Members and visitors provide a wide variety of rolling stock, mainly proprietary with some scratch-built, and on occasions we try to encourage operation on a ‘theme’ such as trams, Christmas or Switzerland.
Live steam operation always draws the crowds, but is only practicable at the larger exhibitions where we can prepare the engines in relative safety. Steam is mainly run on the inner circuit, keeping it as far away as possible from those little fingers that must touch, but we have no rules, so steam is often seen anywhere on the layout and mixed in with the track powered locos. We have found that the mixing of the two creates no operational problems at all. The track does get dirty, but the electric locos manage well, even after 7 hours of continuous operation, and no track cleaning.
The Society’s main aim – apart from having fun! – is to demonstrate (within the confines of an exhibition) how garden railway ‘atmosphere’ can be achieved. To this end, the layout is landscaped as far as possible, with plenty of buildings and plants, although the need for dismantling and transport at the end of each show does limit our floral efforts, which are based upon the 12 inches to the foot scale. We exhibit about a dozen times a year at venues ranging from 3 day model engineering exhibitions to smaller-scale events such as a 4 hour local fete, using as many vehicles and trailers as necessary.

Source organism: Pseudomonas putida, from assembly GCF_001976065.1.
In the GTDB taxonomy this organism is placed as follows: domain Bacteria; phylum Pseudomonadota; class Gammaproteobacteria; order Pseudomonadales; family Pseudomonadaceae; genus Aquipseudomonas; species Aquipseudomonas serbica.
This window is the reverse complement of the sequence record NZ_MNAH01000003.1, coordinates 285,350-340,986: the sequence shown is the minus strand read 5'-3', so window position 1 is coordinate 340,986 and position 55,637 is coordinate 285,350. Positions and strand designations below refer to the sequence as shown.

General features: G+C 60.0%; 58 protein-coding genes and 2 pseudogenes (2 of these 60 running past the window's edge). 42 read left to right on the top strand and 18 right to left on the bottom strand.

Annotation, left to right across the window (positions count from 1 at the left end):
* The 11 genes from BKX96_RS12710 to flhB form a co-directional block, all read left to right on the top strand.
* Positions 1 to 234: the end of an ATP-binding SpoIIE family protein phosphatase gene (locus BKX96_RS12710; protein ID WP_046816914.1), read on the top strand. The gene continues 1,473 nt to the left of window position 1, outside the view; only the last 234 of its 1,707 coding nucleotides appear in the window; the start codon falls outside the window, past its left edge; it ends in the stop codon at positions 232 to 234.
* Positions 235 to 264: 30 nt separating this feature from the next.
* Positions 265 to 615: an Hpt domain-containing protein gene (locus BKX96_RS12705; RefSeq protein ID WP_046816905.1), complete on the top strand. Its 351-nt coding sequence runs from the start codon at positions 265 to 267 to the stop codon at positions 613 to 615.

We are always happy to entertain with intensive train operation or share our knowledge and experience of G scale. As we have been attending major exhibitions for so long, we have probably exposed more members of the public to G scale layout operation than anyone else. The layout is only assembled for exhibitions and our regular destinations include Modelworld at Brighton, The Warley Show at the NEC, the Large Scale Show at Leamington Spa and the Alexandra Palace Model Engineering show.
We have been to the Isle of Wight, Leeds, Christchurch, Manchester, south and mid Wales and in 2007 we ventured abroad for the first time by showing the large layout at Eurospoor, the large annual railway exhibition at Utrecht in the Netherlands in October.
Extract from an article written by Roger Turton, BGRS Member